During a phone interview with Fox & Friends on Monday, Donald Trump asserted that the law enforcement community is too “afraid to do anything” about terrorism because they don’t want to be accused of “profiling.” Trump stated that “our local police … know who a lot of these people are” but choose not to pursue them because “they don’t want to be accused of all sorts of things.”
Trump’s intended message—which he telegraphed by calling the police “amazing”—was that the culture of political correctness that has taken root in Obama’s America has made it impossible for cops to be as aggressive as they need to be. Fine. But what he actually said is that police officers are aware of terrorists who are plotting attacks but are declining to pursue them because they’re scared.
This is not subtext. It’s literally what he said! The incoherence of saying it right after praising police for being “amazing” reminds me of one of the strangest aspects of the national debate over law enforcement that began with the shooting of Michael Brown: In the course of arguing for the existence of a “Ferguson effect,” pro-police critics of the Black Lives Matter movement have passionately argued that the reason the murder rate in cities like Chicago and Baltimore has skyrocketed is that police in those cities have become too intimidated by activists to properly do their jobs. To me, this has never sounded like anything other than a harsh attack on the professionalism and resilience of police.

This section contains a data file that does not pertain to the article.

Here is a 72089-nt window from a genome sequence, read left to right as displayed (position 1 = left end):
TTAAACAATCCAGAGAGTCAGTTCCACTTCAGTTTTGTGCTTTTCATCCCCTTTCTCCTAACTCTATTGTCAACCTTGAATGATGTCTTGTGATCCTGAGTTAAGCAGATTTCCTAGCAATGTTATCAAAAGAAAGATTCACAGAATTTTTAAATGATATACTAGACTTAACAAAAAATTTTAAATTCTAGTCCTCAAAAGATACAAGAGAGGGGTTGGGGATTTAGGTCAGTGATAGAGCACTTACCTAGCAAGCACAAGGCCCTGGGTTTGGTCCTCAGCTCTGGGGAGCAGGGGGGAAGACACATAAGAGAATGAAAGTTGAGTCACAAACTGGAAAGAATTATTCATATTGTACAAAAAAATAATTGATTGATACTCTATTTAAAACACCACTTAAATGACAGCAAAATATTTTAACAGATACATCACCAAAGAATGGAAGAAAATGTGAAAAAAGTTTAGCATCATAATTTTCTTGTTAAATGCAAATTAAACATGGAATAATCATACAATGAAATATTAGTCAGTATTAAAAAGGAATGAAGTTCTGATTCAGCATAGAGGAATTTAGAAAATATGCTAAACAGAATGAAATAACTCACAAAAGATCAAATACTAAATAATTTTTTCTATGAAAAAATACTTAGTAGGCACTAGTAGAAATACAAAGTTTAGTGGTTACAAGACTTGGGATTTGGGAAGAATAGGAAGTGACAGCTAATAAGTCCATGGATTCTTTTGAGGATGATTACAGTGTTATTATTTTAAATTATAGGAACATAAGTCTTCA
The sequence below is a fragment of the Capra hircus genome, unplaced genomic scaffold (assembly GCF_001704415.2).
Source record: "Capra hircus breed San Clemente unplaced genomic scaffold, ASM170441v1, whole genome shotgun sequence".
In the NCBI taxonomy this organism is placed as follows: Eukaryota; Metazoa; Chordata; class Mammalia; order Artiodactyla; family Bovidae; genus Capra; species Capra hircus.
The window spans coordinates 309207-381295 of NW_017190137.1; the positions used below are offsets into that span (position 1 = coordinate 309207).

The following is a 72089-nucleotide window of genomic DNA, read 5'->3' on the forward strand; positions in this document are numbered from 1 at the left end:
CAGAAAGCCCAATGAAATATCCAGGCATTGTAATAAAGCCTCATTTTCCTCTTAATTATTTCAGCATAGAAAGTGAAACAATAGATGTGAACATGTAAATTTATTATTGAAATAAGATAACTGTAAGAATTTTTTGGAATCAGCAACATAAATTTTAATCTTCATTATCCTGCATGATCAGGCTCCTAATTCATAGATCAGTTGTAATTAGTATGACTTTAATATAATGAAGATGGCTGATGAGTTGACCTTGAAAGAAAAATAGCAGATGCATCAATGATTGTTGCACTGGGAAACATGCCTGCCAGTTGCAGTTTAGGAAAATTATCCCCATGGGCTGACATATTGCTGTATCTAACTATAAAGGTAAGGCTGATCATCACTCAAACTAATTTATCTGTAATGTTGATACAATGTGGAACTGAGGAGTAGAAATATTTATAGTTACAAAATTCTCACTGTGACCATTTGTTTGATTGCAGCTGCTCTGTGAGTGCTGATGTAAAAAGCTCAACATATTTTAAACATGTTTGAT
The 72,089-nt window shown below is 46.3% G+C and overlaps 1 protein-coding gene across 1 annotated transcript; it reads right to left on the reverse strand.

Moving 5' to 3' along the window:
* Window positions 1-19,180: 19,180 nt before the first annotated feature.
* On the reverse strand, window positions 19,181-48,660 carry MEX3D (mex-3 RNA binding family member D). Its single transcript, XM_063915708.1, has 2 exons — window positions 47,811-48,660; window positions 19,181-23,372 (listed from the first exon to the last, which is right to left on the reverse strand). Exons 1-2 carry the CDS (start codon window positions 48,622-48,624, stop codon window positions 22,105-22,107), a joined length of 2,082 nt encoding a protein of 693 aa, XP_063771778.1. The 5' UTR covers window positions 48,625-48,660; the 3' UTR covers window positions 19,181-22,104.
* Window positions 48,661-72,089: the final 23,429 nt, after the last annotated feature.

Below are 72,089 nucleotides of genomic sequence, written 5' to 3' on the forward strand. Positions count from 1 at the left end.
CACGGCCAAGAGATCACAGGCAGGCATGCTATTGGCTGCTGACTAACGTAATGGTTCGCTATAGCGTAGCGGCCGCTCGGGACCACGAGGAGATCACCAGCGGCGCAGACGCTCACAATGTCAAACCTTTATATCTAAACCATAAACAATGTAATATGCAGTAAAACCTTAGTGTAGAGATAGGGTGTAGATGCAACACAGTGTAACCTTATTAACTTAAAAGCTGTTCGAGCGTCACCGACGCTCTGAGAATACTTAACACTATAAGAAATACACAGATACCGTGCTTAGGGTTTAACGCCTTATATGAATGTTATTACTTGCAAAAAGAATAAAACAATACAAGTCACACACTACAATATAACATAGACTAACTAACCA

Oh, also: We do profile. In 2010, the notoriously politically correct Obama administration called for extra scrutiny of people entering the U.S. from 14 mostly Muslim countries, including the Chelsea bomber’s home country of Afghanistan. And earlier this year, the federal government instituted new rules making it harder for people who have visited Iran, Iraq, Sudan, or Syria since 2011 to enter the country.
No doubt, Trump would say those measures aren’t strict enough—that our borders are still being undermined by the foolish imperative to not make generalizations about people based on where they come from. Trump would also probably say that no travel rule could ever protect us from terrorists who are already in our midst. Based on his comments on Fox & Friends, it sounds like Trump blames the danger posed by those individuals on our cops.
On Friday, the Fraternal Order of Police, the country’s largest police union, endorsed Trump for president. What does the union’s executive director, Jim Pasco, think about Trump’s suggestion that his members are so cowed by liberal bed-wetters that they are allowing known terrorists to operate with impunity? Pasco did not immediately respond to a request for comment.